5. I do not want any method that is high maintenance or frequently fallable. If it requires either of those, manual updating is more efficient for me, however nice automation may be :-)


6. I don't want automatic installation of newest version when it arrives. In my experience it's been too much trouble to "automatically" push updates as soon as they arrive. I want to examine them first, and install to one machine at a time of my choosing and make sure it looks OK. THEN I'll update the other machines that use the app(s).







1. I don't need an ongoing automated method or semi-automated method for REPEAT re-install of same version. In other words, when the new version installer becomes available, if THAT is automated or semi-automated to install/update the appropriate machines that is good enough. If I should need to re-install anything that's probably a "one-off" situation for me and I'll do that manually, as I believe from experience it will be very high maintenance and problematic to attempt to automate the complete reinstallion of the same versions to their machines... so I don't need that complexity in my solution.


2. While it wouldn't be desirable for efficiency reasons, it doesn't matter to me if the implementation I settle on, collects a small number of duplicate installers. (I already have a separate automated process that runs and deletes exact duplicates from disk regardless of name.) So a little inefficiency in this manner, if it keeps my chosen implementation much simpler or less problematic, is OK with me.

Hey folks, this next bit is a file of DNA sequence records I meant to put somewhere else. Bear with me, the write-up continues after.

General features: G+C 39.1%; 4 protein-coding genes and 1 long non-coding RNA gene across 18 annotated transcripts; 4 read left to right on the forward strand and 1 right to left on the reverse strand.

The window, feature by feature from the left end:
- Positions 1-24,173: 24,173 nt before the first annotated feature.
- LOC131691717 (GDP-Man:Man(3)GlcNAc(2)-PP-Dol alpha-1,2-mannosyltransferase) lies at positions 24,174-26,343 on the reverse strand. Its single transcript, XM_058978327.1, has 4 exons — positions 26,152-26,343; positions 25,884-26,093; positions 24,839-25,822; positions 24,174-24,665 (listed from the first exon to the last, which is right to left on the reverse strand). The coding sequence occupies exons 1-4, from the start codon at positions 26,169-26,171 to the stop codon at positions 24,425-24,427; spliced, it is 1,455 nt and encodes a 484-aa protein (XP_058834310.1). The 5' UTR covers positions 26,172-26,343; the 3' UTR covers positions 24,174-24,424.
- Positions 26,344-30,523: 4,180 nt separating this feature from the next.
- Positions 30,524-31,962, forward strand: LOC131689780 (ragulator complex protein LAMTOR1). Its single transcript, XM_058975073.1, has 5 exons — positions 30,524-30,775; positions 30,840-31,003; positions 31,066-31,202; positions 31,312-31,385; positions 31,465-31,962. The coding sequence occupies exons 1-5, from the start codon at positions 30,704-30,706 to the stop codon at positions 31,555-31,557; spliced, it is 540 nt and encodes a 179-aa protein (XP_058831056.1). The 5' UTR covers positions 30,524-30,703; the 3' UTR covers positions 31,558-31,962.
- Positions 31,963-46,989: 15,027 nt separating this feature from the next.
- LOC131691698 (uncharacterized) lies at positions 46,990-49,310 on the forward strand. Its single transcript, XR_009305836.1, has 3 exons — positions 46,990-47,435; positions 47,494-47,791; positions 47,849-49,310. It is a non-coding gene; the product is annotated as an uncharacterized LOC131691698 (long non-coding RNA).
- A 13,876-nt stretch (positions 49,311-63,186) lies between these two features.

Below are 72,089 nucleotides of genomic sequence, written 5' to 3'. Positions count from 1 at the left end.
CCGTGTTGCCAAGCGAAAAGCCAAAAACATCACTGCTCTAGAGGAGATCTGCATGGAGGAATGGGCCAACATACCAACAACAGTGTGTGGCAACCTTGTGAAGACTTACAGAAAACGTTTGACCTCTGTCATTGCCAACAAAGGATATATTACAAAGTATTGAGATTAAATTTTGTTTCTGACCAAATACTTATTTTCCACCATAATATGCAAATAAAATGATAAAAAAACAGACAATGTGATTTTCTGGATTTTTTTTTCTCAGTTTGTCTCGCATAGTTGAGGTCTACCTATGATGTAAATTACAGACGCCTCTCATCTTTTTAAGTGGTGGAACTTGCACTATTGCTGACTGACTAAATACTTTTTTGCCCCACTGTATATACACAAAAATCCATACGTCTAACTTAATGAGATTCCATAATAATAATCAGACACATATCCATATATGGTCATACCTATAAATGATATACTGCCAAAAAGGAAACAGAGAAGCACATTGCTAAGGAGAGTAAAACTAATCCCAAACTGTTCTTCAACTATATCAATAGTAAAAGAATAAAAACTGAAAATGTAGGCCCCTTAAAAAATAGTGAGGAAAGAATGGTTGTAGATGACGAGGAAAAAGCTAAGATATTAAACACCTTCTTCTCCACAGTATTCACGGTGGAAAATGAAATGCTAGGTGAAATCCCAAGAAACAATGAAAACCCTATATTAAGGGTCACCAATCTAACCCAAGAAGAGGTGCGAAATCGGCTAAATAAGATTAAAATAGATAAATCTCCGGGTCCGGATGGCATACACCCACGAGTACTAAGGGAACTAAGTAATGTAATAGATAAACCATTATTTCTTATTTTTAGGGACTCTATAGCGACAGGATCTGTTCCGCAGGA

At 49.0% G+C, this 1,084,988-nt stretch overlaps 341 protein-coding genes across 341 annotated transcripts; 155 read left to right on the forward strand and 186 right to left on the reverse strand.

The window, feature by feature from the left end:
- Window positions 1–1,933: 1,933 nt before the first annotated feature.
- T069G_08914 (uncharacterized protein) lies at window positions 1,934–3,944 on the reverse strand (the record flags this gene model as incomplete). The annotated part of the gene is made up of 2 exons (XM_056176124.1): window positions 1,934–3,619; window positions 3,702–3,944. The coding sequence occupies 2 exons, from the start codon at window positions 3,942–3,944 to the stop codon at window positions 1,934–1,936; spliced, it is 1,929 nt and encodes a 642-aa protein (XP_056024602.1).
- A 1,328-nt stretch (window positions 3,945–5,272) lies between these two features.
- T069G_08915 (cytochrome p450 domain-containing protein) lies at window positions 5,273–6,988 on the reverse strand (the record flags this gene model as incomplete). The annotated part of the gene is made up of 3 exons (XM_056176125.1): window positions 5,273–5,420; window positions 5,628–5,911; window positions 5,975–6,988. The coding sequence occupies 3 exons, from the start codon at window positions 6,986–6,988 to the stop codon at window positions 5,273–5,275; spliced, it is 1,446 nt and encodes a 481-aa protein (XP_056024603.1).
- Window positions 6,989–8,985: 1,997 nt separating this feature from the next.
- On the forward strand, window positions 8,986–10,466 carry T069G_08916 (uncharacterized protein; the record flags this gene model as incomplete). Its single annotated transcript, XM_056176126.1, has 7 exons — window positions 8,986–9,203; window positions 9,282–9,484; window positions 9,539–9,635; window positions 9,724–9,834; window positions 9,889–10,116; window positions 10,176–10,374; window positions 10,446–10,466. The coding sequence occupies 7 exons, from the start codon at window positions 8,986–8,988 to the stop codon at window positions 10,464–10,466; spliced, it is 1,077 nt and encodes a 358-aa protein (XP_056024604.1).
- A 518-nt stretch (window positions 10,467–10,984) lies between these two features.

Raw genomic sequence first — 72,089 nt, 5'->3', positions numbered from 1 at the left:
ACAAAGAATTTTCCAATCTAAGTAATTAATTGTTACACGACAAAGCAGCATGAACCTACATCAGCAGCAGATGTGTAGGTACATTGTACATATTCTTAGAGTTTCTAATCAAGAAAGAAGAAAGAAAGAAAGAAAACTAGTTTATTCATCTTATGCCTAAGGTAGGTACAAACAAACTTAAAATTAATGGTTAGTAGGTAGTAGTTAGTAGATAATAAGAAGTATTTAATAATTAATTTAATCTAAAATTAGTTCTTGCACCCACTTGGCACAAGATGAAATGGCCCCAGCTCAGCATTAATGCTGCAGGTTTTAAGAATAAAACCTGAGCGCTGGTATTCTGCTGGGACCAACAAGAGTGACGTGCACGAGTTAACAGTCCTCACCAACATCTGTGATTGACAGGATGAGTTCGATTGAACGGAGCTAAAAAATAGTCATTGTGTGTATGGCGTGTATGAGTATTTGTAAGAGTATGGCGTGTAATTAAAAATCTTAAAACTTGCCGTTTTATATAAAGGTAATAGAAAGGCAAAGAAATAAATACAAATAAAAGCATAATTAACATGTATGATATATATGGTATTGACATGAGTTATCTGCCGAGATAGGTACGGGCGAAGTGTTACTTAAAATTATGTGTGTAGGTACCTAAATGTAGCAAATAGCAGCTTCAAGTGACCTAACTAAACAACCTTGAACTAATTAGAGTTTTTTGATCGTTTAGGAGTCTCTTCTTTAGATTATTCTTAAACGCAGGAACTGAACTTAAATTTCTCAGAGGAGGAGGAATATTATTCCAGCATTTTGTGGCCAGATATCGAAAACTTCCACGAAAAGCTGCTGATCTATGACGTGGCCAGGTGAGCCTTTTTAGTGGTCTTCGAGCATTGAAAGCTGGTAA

I have additional portions to my objective, and additional more detailed constraints to my actual setup, but I hope the above is detailed enough to give you an idea how to first define what you're wanting to acheive before you settle on "how" you're going to achieve it.



Now a word about my own implementation, which uses a different approach from yours:


1. In the case of the apps Ketarin maintains for me, I use pre and post command scripts to MOVE the prior file to a separate repository. I keep two repositories -- all the prior versions are in one, and the current version Ketarin downloads is in another. (Other sources that keep up some of the apps the repository for me obey this same implementation design)


2. Ketarin's scripts build for me, executable batch files containing the name of the file just downloaded, so I don't care what it is called, Ketarin knew the name at the time of download and inserts it into a .bat file. My other sources do the same.


3. The .bat files are customized to one per machine. There won't be a .bat file for a particular machine if it doesn't need any of the versions just downloaded to the current version repository. Other than Ketarin itself, this is the only real ongoing maintenance task I have with my chosen implementation, to manually maintain the list of which apps go to which machines. The .bat files date/timestamped as I may collect several of them before I'm ready to install, I like this rather than appending to the same one all the time. Just a personal preference with how I like to work.


4. All the downloaded files are named including version, date/time, or other unique identifier for that version (not all authors build this right into their filenames, so I make sure I do when I download it). Therefore I don't need subdirectories for individual files and versions. What I have instead, are subdirectories for groups of similar applications (a subdirectory that holds all text editors, another that holds all MP3 players, etc.) Both my local and prior-version repository have the same structure, usually just one layer deep. ALL files with similar purpose live in the subdirectory.